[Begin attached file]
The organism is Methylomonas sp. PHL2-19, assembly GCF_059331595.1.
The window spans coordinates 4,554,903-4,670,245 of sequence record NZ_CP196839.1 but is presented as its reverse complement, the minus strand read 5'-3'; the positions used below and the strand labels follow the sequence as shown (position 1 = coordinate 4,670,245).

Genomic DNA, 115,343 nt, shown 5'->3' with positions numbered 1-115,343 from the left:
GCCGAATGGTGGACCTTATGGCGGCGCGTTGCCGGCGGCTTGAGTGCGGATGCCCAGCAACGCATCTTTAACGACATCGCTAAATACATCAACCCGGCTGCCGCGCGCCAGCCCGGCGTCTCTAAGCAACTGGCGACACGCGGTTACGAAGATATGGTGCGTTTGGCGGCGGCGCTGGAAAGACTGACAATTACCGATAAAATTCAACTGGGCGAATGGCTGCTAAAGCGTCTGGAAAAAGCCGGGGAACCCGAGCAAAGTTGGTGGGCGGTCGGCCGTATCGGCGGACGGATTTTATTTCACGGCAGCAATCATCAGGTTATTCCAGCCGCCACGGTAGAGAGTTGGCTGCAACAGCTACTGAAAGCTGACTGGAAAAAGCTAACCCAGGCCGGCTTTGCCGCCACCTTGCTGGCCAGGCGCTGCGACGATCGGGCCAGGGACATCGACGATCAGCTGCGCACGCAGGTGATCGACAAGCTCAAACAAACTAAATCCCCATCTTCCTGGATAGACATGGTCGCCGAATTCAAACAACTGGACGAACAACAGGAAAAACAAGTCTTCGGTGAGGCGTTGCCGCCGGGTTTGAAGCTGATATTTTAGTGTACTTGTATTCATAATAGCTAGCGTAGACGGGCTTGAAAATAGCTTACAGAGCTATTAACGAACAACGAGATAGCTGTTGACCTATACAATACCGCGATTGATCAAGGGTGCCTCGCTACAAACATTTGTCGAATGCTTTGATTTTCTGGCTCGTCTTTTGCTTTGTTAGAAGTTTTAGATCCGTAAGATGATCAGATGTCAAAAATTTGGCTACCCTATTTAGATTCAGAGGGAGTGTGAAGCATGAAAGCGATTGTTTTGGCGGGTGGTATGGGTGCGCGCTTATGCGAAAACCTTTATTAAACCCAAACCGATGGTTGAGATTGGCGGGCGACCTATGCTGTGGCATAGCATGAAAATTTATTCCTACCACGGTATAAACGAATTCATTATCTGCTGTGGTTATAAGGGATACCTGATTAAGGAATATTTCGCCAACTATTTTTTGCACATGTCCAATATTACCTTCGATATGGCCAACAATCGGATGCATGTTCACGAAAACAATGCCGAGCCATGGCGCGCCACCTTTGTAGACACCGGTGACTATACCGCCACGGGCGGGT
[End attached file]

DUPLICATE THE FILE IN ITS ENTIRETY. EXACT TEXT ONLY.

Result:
The organism is Methylomonas sp. PHL2-19, assembly GCF_059331595.1.
The window spans coordinates 4,554,903-4,670,245 of sequence record NZ_CP196839.1 but is presented as its reverse complement, the minus strand read 5'-3'; the positions used below and the strand labels follow the sequence as shown (position 1 = coordinate 4,670,245).

Genomic DNA, 115,343 nt, shown 5'->3' with positions numbered 1-115,343 from the left:
GCCGAATGGTGGACCTTATGGCGGCGCGTTGCCGGCGGCTTGAGTGCGGATGCCCAGCAACGCATCTTTAACGACATCGCTAAATACATCAACCCGGCTGCCGCGCGCCAGCCCGGCGTCTCTAAGCAACTGGCGACACGCGGTTACGAAGATATGGTGCGTTTGGCGGCGGCGCTGGAAAGACTGACAATTACCGATAAAATTCAACTGGGCGAATGGCTGCTAAAGCGTCTGGAAAAAGCCGGGGAACCCGAGCAAAGTTGGTGGGCGGTCGGCCGTATCGGCGGACGGATTTTATTTCACGGCAGCAATCATCAGGTTATTCCAGCCGCCACGGTAGAGAGTTGGCTGCAACAGCTACTGAAAGCTGACTGGAAAAAGCTAACCCAGGCCGGCTTTGCCGCCACCTTGCTGGCCAGGCGCTGCGACGATCGGGCCAGGGACATCGACGATCAGCTGCGCACGCAGGTGATCGACAAGCTCAAACAAACTAAATCCCCATCTTCCTGGATAGACATGGTCGCCGAATTCAAACAACTGGACGAACAACAGGAAAAACAAGTCTTCGGTGAGGCGTTGCCGCCGGGTTTGAAGCTGATATTTTAGTGTACTTGTATTCATAATAGCTAGCGTAGACGGGCTTGAAAATAGCTTACAGAGCTATTAACGAACAACGAGATAGCTGTTGACCTATACAATACCGCGATTGATCAAGGGTGCCTCGCTACAAACATTTGTCGAATGCTTTGATTTTCTGGCTCGTCTTTTGCTTTGTTAGAAGTTTTAGATCCGTAAGATGATCAGATGTCAAAAATTTGGCTACCCTATTTAGATTCAGAGGGAGTGTGAAGCATGAAAGCGATTGTTTTGGCGGGTGGTATGGGTGCGCGCTTATGCGAAAACCTTTATTAAACCCAAACCGATGGTTGAGATTGGCGGGCGACCTATGCTGTGGCATAGCATGAAAATTTATTCCTACCACGGTATAAACGAATTCATTATCTGCTGTGGTTATAAGGGATACCTGATTAAGGAATATTTCGCCAACTATTTTTTGCACATGTCCAATATTACCTTCGATATGGCCAACAATCGGATGCATGTTCACGAAAACAATGCCGAGCCATGGCGCGCCACCTTTGTAGACACCGGTGACTATACCGCCACGGGCGGGT